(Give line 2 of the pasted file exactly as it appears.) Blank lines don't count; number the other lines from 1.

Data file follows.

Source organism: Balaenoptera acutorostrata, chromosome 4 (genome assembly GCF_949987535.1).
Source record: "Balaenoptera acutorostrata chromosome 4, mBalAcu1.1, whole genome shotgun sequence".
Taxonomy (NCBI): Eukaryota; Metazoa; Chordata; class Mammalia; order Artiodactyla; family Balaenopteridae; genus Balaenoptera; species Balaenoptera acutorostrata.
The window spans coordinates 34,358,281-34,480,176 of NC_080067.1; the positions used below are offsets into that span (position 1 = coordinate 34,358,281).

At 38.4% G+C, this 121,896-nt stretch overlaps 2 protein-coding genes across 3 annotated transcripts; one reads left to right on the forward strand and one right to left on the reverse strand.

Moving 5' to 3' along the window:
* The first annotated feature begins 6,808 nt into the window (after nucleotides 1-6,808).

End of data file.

Source record: "Balaenoptera acutorostrata chromosome 4, mBalAcu1.1, whole genome shotgun sequence".